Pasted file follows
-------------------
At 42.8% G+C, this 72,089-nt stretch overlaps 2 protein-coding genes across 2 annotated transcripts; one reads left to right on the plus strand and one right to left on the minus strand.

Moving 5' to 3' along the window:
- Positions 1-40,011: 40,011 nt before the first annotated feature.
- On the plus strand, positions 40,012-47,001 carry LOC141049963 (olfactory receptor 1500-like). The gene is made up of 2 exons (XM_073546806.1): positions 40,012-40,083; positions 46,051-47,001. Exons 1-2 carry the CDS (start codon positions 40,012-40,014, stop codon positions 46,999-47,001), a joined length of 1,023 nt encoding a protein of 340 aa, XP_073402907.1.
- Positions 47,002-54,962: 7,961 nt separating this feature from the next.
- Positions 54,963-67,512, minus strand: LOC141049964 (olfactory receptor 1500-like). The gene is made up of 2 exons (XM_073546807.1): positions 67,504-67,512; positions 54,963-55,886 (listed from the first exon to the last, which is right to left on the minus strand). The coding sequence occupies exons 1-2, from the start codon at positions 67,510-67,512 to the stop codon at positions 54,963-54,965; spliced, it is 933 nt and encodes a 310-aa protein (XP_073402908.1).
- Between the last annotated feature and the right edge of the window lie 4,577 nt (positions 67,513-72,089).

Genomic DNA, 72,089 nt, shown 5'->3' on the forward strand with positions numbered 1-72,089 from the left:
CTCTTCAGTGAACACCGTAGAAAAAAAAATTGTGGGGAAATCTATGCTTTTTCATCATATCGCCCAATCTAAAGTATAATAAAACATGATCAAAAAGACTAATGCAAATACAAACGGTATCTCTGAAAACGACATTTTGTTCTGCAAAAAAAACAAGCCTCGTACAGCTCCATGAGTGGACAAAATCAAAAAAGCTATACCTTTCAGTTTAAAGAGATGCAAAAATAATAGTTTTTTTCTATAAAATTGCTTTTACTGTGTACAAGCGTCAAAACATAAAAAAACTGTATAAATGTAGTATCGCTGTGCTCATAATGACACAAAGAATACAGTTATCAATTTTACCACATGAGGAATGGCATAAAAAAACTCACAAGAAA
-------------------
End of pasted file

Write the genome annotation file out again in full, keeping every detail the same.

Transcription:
At 42.8% G+C, this 72,089-nt stretch overlaps 2 protein-coding genes across 2 annotated transcripts; one reads left to right on the plus strand and one right to left on the minus strand.

Moving 5' to 3' along the window:
- Positions 1-40,011: 40,011 nt before the first annotated feature.
- On the plus strand, positions 40,012-47,001 carry LOC141049963 (olfactory receptor 1500-like). The gene is made up of 2 exons (XM_073546806.1): positions 40,012-40,083; positions 46,051-47,001. Exons 1-2 carry the CDS (start codon positions 40,012-40,014, stop codon positions 46,999-47,001), a joined length of 1,023 nt encoding a protein of 340 aa, XP_073402907.1.
- Positions 47,002-54,962: 7,961 nt separating this feature from the next.
- Positions 54,963-67,512, minus strand: LOC141049964 (olfactory receptor 1500-like). The gene is made up of 2 exons (XM_073546807.1): positions 67,504-67,512; positions 54,963-55,886 (listed from the first exon to the last, which is right to left on the minus strand). The coding sequence occupies exons 1-2, from the start codon at positions 67,510-67,512 to the stop codon at positions 54,963-54,965; spliced, it is 933 nt and encodes a 310-aa protein (XP_073402908.1).
- Between the last annotated feature and the right edge of the window lie 4,577 nt (positions 67,513-72,089).

Genomic DNA, 72,089 nt, shown 5'->3' on the forward strand with positions numbered 1-72,089 from the left:
CTCTTCAGTGAACACCGTAGAAAAAAAAATTGTGGGGAAATCTATGCTTTTTCATCATATCGCCCAATCTAAAGTATAATAAAACATGATCAAAAAGACTAATGCAAATACAAACGGTATCTCTGAAAACGACATTTTGTTCTGCAAAAAAAACAAGCCTCGTACAGCTCCATGAGTGGACAAAATCAAAAAAGCTATACCTTTCAGTTTAAAGAGATGCAAAAATAATAGTTTTTTTCTATAAAATTGCTTTTACTGTGTACAAGCGTCAAAACATAAAAAAACTGTATAAATGTAGTATCGCTGTGCTCATAATGACACAAAGAATACAGTTATCAATTTTACCACATGAGGAATGGCATAAAAAAACTCACAAGAAA